Iron(II) sulfate

From Wikipedia, the free encyclopedia
Jump to: navigation, search
Iron(II) sulfate heptahydrate

Iron(II) sulfate, also known as ferrous sulfate or copperas, is a chemical compound. Its chemical formula is FeSO4. It is made of iron and sulfate ions. The iron is in its +2 oxidation state.

Properties[change | change source]

It is a blue-green crystalline solid when hydrated and white when anhydrous. It is a reducing agent. It reacts with oxygen in the air to produce a brown coating of iron(III) sulfate and iron(III) oxide. This coating is very corrosive. It dissolves in water to make a blue-green solution. When it is heated strongly, it breaks down into sulfur dioxide, sulfur trioxide, and iron(III) oxide. It reacts with nitric acid to make nitric oxide. It also reacts with chlorine to make iron(III) sulfate and iron(III) chloride.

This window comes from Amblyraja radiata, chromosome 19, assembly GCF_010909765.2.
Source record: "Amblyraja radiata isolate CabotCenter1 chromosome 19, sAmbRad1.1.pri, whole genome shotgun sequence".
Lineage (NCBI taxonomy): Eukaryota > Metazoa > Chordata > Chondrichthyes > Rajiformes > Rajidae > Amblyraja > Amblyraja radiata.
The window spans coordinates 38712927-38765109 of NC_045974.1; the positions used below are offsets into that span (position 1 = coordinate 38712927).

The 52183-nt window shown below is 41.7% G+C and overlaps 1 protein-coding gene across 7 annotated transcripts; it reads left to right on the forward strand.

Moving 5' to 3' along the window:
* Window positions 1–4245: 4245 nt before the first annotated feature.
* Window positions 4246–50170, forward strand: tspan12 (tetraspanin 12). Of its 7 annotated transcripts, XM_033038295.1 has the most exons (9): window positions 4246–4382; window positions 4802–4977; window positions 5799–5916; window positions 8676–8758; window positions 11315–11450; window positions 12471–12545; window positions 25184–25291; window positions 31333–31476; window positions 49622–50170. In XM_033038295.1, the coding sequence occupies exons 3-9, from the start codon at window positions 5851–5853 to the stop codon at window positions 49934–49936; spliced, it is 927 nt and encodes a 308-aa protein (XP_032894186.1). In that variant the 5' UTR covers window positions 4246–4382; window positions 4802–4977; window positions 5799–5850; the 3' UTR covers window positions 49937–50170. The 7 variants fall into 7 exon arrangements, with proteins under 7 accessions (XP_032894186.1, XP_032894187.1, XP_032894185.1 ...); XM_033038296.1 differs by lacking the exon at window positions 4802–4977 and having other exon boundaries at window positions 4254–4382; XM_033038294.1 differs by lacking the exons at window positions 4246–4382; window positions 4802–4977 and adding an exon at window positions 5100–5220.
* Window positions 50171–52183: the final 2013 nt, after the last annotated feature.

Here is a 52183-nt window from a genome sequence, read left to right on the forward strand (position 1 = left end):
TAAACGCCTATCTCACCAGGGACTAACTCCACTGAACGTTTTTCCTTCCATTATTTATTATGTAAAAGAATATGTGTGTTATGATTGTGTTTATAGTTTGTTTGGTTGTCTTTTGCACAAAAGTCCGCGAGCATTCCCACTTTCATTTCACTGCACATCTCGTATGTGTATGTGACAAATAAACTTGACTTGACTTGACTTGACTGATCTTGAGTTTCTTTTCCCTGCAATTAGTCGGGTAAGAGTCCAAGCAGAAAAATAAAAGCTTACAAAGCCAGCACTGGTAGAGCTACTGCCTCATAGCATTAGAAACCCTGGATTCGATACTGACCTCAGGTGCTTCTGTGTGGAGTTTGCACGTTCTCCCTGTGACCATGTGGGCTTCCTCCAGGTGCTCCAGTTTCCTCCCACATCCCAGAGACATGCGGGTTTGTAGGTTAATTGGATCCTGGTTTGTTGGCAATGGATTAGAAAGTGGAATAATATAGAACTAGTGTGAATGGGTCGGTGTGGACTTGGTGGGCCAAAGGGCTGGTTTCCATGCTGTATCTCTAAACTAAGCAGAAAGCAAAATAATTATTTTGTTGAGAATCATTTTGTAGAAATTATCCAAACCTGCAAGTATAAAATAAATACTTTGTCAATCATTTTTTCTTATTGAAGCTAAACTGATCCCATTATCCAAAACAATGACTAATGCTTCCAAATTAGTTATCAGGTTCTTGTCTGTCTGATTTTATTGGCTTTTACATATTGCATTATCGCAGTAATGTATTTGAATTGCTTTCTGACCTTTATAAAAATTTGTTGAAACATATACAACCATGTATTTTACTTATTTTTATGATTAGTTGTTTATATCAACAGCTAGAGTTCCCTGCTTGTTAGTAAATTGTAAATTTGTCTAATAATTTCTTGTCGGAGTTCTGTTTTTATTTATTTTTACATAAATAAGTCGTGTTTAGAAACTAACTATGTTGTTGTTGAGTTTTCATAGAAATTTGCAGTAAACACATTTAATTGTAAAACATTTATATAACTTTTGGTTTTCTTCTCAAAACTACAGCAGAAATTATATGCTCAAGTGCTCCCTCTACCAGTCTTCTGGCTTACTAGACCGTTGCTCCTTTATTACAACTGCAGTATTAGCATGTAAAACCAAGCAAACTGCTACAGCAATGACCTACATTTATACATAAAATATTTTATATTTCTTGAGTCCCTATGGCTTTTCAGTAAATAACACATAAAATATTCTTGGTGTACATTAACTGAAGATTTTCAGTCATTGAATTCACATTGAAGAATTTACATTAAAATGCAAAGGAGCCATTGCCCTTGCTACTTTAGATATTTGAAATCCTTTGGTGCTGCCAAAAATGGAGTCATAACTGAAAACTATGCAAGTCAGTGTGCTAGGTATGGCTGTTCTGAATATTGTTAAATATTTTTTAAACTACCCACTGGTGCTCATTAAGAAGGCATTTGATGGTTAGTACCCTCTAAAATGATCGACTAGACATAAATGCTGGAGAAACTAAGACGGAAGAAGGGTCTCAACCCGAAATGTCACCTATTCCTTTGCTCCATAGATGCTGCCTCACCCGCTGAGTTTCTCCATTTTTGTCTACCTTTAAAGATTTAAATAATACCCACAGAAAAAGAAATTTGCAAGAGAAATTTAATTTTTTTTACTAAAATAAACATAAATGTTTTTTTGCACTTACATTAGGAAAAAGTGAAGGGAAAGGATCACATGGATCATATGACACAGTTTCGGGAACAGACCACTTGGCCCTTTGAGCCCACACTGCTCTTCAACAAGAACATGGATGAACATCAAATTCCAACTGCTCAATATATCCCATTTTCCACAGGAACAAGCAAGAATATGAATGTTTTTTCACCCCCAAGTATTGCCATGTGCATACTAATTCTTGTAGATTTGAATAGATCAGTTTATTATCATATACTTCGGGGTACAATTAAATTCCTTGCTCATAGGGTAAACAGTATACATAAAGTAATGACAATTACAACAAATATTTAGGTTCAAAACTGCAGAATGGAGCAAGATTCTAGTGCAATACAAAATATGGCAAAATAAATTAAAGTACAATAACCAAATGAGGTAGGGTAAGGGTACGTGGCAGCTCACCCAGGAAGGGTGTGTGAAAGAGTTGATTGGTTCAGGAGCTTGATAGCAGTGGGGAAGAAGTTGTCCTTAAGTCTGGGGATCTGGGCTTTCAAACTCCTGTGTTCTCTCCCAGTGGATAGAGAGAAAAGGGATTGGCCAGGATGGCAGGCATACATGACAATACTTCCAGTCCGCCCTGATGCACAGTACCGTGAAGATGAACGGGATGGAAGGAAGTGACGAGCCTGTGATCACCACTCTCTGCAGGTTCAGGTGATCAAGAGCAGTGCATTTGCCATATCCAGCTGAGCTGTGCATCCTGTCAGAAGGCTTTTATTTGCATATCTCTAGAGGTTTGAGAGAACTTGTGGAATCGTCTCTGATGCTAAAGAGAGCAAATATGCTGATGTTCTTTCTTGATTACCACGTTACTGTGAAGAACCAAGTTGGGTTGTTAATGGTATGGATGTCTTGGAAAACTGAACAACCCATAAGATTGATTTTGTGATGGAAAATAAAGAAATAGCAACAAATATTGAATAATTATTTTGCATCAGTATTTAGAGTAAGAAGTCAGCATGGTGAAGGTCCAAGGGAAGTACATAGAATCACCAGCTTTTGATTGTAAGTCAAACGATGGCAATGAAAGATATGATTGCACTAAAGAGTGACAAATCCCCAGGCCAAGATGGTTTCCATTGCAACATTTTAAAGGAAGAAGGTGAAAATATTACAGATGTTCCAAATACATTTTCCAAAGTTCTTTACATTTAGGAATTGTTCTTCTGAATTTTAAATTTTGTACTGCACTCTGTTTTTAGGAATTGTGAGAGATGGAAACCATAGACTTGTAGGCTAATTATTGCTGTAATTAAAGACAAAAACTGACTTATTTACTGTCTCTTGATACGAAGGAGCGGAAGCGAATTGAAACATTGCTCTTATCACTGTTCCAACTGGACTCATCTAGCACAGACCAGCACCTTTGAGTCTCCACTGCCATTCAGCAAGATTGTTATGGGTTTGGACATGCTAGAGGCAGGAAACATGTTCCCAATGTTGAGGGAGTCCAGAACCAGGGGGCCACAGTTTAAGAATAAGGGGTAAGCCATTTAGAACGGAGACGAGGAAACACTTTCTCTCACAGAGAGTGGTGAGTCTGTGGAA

Occurrence[change | change source]

Iron(II) sulfate is found as a mineral. The greenish heptahydrate is the most common. It is made when sulfide minerals like pyrite are oxidized to sulfate.

Preparation[change | change source]

It is made by reacting iron with sulfuric acid. This reaction makes hydrogen gas and leaves behind iron(II) sulfate. It can also be made by oxidation of pyrite, an iron sulfide material.

Uses[change | change source]

It is used to get the necessary iron in foods. It can reduce chromate in cement to harmless chromium compounds like chromium(III) oxide. It was also used to make ink. It can be used to color concrete.

Other pages[change | change source]